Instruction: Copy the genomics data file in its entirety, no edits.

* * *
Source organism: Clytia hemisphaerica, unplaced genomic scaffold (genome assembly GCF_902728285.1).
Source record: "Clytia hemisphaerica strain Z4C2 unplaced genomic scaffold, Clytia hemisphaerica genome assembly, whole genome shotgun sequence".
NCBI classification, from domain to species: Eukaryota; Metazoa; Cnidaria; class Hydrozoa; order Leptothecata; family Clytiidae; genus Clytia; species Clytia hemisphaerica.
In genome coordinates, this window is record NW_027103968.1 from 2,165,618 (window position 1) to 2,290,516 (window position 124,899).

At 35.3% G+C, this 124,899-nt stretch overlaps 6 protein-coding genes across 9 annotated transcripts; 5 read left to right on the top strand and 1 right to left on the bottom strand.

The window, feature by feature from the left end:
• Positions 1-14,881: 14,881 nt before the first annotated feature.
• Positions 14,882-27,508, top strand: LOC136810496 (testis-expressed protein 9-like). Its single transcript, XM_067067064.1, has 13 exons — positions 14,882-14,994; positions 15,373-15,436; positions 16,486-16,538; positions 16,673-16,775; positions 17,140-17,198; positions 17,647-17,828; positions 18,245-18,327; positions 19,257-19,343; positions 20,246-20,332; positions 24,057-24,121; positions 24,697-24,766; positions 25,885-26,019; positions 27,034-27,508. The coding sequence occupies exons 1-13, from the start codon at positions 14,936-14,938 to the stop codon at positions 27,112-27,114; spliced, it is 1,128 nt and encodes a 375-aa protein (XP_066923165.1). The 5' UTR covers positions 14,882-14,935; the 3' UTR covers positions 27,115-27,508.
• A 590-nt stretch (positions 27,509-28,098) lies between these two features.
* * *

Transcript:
Source organism: Clytia hemisphaerica, unplaced genomic scaffold (genome assembly GCF_902728285.1).
Source record: "Clytia hemisphaerica strain Z4C2 unplaced genomic scaffold, Clytia hemisphaerica genome assembly, whole genome shotgun sequence".
NCBI classification, from domain to species: Eukaryota; Metazoa; Cnidaria; class Hydrozoa; order Leptothecata; family Clytiidae; genus Clytia; species Clytia hemisphaerica.
In genome coordinates, this window is record NW_027103968.1 from 2,165,618 (window position 1) to 2,290,516 (window position 124,899).

At 35.3% G+C, this 124,899-nt stretch overlaps 6 protein-coding genes across 9 annotated transcripts; 5 read left to right on the top strand and 1 right to left on the bottom strand.

The window, feature by feature from the left end:
• Positions 1-14,881: 14,881 nt before the first annotated feature.
• Positions 14,882-27,508, top strand: LOC136810496 (testis-expressed protein 9-like). Its single transcript, XM_067067064.1, has 13 exons — positions 14,882-14,994; positions 15,373-15,436; positions 16,486-16,538; positions 16,673-16,775; positions 17,140-17,198; positions 17,647-17,828; positions 18,245-18,327; positions 19,257-19,343; positions 20,246-20,332; positions 24,057-24,121; positions 24,697-24,766; positions 25,885-26,019; positions 27,034-27,508. The coding sequence occupies exons 1-13, from the start codon at positions 14,936-14,938 to the stop codon at positions 27,112-27,114; spliced, it is 1,128 nt and encodes a 375-aa protein (XP_066923165.1). The 5' UTR covers positions 14,882-14,935; the 3' UTR covers positions 27,115-27,508.
• A 590-nt stretch (positions 27,509-28,098) lies between these two features.